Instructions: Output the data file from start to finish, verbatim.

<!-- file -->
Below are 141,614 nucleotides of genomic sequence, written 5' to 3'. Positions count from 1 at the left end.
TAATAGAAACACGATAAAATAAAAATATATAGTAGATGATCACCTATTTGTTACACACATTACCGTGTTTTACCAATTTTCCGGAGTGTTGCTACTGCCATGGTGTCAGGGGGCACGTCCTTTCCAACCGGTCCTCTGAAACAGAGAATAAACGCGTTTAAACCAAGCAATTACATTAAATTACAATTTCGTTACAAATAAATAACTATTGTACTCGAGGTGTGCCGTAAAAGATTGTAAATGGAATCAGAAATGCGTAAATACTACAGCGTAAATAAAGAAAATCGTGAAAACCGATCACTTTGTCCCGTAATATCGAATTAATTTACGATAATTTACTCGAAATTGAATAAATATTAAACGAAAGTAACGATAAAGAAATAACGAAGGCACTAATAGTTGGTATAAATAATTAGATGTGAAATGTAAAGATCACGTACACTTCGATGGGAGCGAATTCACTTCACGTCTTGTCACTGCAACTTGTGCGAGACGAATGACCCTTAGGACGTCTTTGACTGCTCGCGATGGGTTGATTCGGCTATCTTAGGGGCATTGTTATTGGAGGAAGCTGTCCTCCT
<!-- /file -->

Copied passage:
Below are 141,614 nucleotides of genomic sequence, written 5' to 3'. Positions count from 1 at the left end.
TAATAGAAACACGATAAAATAAAAATATATAGTAGATGATCACCTATTTGTTACACACATTACCGTGTTTTACCAATTTTCCGGAGTGTTGCTACTGCCATGGTGTCAGGGGGCACGTCCTTTCCAACCGGTCCTCTGAAACAGAGAATAAACGCGTTTAAACCAAGCAATTACATTAAATTACAATTTCGTTACAAATAAATAACTATTGTACTCGAGGTGTGCCGTAAAAGATTGTAAATGGAATCAGAAATGCGTAAATACTACAGCGTAAATAAAGAAAATCGTGAAAACCGATCACTTTGTCCCGTAATATCGAATTAATTTACGATAATTTACTCGAAATTGAATAAATATTAAACGAAAGTAACGATAAAGAAATAACGAAGGCACTAATAGTTGGTATAAATAATTAGATGTGAAATGTAAAGATCACGTACACTTCGATGGGAGCGAATTCACTTCACGTCTTGTCACTGCAACTTGTGCGAGACGAATGACCCTTAGGACGTCTTTGACTGCTCGCGATGGGTTGATTCGGCTATCTTAGGGGCATTGTTATTGGAGGAAGCTGTCCTCCT